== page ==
for(char key : charArray) {
            if(freqList.containsKey(key)) {
               freqList.put(key, freqList.get(key) + 1);
            } else
                freqList.put(key, 1);
        }
0
import java.util.*;
class Charfrequency
{
 public static void main(String a[]){

        Scanner sc=new Scanner(System.in);
        System.out.println("Enter Your String :");
        String s1=sc.nextLine();
        int count,j=1;
        char var='a';
        char ch[]=s1.toCharArray();
        while(j<=26)
        {
           count=0;
                for(int i=0; i<s1.length(); i++)
                {
                    if(ch[i]==var || ch[i]==var-32)
                    {
                        count++;
                    }
                }
                if(count>0){
                System.out.println("Frequency of "+var+" is "+count);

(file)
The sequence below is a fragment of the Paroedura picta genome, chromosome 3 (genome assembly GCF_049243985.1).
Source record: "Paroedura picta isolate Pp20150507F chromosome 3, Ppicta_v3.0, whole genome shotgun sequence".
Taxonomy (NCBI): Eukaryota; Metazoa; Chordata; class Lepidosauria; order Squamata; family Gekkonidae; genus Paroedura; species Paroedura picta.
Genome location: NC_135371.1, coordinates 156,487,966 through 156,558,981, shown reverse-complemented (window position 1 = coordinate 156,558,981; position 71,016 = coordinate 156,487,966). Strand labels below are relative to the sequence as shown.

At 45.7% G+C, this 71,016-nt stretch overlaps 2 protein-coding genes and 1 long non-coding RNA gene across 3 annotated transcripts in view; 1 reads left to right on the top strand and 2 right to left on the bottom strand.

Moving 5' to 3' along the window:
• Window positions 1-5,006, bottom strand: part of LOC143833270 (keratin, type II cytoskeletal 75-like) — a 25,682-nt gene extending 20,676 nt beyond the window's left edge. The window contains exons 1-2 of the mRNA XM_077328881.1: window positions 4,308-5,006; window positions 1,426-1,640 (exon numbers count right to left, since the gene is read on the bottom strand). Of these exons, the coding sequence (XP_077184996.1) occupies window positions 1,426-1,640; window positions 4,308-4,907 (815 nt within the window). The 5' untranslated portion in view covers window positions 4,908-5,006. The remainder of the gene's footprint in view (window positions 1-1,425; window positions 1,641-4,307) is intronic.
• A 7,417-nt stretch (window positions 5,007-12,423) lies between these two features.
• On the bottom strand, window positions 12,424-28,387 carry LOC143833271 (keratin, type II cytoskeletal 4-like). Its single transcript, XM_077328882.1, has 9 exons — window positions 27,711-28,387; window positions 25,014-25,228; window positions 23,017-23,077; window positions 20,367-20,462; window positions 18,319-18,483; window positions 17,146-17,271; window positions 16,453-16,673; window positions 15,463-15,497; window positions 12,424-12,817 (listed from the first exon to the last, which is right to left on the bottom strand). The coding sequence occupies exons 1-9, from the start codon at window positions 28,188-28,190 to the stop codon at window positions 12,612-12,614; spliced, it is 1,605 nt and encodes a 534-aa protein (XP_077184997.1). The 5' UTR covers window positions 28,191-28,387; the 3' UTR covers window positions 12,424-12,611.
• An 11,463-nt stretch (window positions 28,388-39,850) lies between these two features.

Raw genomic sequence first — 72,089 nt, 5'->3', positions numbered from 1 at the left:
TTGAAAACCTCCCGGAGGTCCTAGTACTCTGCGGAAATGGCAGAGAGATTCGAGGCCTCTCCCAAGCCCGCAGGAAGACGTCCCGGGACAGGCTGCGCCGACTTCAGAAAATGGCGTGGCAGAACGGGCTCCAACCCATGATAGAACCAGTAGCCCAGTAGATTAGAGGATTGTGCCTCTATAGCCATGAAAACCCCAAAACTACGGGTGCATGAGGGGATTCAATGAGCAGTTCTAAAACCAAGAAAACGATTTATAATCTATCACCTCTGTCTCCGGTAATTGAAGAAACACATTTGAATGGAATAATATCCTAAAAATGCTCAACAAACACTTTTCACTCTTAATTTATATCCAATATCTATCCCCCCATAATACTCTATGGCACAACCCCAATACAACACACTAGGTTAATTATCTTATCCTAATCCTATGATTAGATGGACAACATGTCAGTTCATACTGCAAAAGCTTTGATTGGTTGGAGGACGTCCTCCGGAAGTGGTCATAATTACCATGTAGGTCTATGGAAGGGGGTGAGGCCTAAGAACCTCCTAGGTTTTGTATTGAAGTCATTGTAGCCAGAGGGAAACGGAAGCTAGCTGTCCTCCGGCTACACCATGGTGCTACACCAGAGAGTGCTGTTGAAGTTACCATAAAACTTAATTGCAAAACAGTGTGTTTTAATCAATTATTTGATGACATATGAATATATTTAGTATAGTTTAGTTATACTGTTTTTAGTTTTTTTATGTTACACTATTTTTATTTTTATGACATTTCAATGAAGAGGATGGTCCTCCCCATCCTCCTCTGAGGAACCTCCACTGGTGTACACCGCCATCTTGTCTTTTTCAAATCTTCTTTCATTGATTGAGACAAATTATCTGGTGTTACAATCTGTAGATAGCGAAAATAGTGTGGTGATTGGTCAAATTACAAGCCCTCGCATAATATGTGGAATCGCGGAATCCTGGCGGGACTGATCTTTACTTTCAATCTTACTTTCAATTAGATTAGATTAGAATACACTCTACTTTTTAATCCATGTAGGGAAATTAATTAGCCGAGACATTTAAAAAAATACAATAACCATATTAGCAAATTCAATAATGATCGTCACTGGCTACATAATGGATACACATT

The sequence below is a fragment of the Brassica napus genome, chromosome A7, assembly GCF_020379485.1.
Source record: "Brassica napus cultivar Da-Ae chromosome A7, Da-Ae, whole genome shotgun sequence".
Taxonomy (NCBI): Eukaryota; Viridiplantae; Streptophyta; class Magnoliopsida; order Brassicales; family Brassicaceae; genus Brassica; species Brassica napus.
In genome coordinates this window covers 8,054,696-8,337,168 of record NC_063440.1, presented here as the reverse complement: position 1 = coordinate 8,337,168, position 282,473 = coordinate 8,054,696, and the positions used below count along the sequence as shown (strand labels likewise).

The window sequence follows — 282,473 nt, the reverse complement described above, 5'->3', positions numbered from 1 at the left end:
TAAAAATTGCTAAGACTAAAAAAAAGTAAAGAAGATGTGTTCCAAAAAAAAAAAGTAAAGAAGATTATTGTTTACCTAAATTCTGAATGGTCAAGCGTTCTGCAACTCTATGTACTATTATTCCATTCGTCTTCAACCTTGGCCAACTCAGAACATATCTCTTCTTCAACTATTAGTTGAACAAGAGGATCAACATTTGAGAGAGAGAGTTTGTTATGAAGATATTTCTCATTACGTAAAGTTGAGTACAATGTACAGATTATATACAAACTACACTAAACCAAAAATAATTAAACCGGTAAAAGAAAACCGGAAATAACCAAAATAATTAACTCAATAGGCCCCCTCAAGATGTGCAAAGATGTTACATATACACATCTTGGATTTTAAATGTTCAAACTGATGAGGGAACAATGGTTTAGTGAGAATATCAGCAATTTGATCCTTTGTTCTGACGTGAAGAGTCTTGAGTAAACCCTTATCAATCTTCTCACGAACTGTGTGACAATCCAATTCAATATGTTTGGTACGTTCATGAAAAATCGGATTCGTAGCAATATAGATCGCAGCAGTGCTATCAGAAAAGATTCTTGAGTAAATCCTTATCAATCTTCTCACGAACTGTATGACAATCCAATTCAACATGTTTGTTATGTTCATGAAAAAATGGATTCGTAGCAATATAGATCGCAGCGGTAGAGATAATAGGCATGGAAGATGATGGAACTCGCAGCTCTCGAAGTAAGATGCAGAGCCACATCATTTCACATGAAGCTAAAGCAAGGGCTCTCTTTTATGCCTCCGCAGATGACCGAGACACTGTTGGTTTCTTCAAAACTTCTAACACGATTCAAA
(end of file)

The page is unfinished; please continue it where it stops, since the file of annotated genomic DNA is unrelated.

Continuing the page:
}
                var++;
                j++;
        }
 }
}
0
0

The shorted possible code using a HashMap. (With no forceful line saves)

private static Map<Character, Integer> findCharacterFrequency(String str) {

        Map<Character, Integer> map = new HashMap<>();

        for (char ch : str.toCharArray()) {
            /* Using getOrDefault(), since Java1.8 */
            map.put(ch, map.getOrDefault(ch, 0) + 1);
        }
        return map;
    }
0

Please try the given code below, hope it will helpful to you,

import java.util.Scanner;

class String55 {
    public static int frequency(String s1,String s2)
    {

        int count=0;
        char ch[]=s1.toCharArray();
        char ch1[]=s2.toCharArray();
        for (int i=0;i<ch.length-1; i++)
        {



                int k=i;

                int j1=i+1;
                int j=0;
                int j11=j;
                int j2=j+1;
                {
                    while(k<ch.length && j11<ch1.length && ch[k]==ch1[j11])